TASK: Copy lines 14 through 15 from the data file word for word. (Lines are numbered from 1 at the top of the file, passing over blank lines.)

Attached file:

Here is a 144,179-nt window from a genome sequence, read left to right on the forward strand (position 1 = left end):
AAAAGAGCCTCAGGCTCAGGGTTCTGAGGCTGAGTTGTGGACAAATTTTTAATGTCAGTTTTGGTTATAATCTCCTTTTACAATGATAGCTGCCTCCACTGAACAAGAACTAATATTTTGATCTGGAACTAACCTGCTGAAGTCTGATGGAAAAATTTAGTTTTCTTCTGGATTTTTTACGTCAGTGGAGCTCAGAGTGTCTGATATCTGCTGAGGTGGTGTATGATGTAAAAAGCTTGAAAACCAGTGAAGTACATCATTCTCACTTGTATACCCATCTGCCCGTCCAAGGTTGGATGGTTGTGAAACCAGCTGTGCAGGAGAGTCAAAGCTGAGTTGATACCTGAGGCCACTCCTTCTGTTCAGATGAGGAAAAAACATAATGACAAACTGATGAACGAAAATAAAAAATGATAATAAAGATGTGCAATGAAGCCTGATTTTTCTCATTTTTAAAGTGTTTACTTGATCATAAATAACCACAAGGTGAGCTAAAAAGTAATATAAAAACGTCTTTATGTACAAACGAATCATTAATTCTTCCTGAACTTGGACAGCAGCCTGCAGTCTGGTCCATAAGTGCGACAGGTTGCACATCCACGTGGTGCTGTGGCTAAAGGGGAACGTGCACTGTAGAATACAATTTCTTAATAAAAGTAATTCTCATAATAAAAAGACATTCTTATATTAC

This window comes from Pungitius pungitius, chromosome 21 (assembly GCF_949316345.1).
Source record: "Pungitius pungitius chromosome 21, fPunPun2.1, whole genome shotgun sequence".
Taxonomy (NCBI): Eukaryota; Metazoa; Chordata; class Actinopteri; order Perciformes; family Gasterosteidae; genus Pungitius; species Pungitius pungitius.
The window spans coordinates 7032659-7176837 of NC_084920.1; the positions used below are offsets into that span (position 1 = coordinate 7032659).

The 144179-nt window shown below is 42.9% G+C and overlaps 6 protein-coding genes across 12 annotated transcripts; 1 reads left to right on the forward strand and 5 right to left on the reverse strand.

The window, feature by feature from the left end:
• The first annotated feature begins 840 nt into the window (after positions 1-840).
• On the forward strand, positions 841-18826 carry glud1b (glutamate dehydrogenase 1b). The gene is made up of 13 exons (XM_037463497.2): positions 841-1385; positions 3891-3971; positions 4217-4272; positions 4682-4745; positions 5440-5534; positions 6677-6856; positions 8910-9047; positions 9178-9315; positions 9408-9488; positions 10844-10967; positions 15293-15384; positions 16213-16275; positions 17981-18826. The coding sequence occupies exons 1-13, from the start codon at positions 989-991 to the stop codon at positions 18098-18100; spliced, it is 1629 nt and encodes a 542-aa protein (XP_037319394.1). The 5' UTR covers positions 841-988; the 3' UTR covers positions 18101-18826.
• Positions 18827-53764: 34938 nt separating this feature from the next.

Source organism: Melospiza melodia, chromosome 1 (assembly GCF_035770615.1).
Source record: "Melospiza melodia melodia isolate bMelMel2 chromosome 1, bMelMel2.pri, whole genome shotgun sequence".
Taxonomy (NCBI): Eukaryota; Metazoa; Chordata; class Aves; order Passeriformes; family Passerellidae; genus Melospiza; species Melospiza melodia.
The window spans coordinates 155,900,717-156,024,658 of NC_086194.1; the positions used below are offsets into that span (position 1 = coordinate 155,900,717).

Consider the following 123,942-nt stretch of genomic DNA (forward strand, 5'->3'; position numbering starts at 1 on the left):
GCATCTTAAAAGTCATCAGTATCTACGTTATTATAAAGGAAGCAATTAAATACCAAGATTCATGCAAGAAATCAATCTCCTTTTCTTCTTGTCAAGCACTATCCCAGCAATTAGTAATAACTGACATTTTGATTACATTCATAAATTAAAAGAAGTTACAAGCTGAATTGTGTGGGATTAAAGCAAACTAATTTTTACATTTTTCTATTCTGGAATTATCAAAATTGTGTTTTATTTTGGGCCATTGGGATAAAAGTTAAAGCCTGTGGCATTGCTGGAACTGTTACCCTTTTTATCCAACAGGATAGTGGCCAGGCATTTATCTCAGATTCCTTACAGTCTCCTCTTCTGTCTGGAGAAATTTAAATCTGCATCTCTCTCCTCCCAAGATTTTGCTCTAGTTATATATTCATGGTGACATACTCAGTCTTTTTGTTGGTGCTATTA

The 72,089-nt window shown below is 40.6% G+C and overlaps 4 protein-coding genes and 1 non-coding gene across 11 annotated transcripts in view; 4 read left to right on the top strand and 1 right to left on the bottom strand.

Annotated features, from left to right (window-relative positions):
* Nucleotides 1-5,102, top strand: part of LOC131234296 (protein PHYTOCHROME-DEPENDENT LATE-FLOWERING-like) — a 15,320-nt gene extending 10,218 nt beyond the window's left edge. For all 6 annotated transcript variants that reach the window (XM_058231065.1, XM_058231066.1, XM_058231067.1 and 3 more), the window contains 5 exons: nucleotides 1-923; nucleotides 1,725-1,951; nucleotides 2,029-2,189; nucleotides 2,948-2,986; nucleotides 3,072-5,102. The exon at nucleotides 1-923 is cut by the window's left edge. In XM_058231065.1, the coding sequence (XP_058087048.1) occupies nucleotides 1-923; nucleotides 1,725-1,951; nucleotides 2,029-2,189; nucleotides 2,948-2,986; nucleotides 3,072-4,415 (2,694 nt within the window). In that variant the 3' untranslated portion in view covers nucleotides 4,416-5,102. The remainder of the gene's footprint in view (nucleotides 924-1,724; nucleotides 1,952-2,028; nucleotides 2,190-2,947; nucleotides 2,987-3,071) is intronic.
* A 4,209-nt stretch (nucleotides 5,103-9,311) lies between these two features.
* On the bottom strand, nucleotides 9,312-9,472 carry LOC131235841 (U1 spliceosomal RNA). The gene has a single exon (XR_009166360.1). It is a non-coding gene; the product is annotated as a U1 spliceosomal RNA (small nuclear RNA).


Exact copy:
Taxonomy (NCBI): Eukaryota; Metazoa; Chordata; class Aves; order Passeriformes; family Passerellidae; genus Melospiza; species Melospiza melodia.
The window spans coordinates 155,900,717-156,024,658 of NC_086194.1; the positions used below are offsets into that span (position 1 = coordinate 155,900,717).